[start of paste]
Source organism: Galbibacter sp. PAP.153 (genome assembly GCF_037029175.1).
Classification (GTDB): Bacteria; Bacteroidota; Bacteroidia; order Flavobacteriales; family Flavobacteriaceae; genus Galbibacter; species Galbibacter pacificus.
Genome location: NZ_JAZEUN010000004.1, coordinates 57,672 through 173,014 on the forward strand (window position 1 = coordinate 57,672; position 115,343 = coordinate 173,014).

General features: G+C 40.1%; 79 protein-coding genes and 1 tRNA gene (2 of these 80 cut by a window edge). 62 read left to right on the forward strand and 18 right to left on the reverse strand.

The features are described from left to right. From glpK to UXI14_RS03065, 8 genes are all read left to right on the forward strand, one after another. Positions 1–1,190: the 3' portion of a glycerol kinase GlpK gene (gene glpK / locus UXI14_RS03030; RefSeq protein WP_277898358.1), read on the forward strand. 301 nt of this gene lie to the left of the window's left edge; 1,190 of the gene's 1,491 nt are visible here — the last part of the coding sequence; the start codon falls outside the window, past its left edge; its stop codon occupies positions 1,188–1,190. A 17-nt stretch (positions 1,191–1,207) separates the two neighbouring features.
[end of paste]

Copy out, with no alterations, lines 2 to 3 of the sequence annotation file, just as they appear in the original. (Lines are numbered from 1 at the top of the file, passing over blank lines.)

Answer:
Classification (GTDB): Bacteria; Bacteroidota; Bacteroidia; order Flavobacteriales; family Flavobacteriaceae; genus Galbibacter; species Galbibacter pacificus.
Genome location: NZ_JAZEUN010000004.1, coordinates 57,672 through 173,014 on the forward strand (window position 1 = coordinate 57,672; position 115,343 = coordinate 173,014).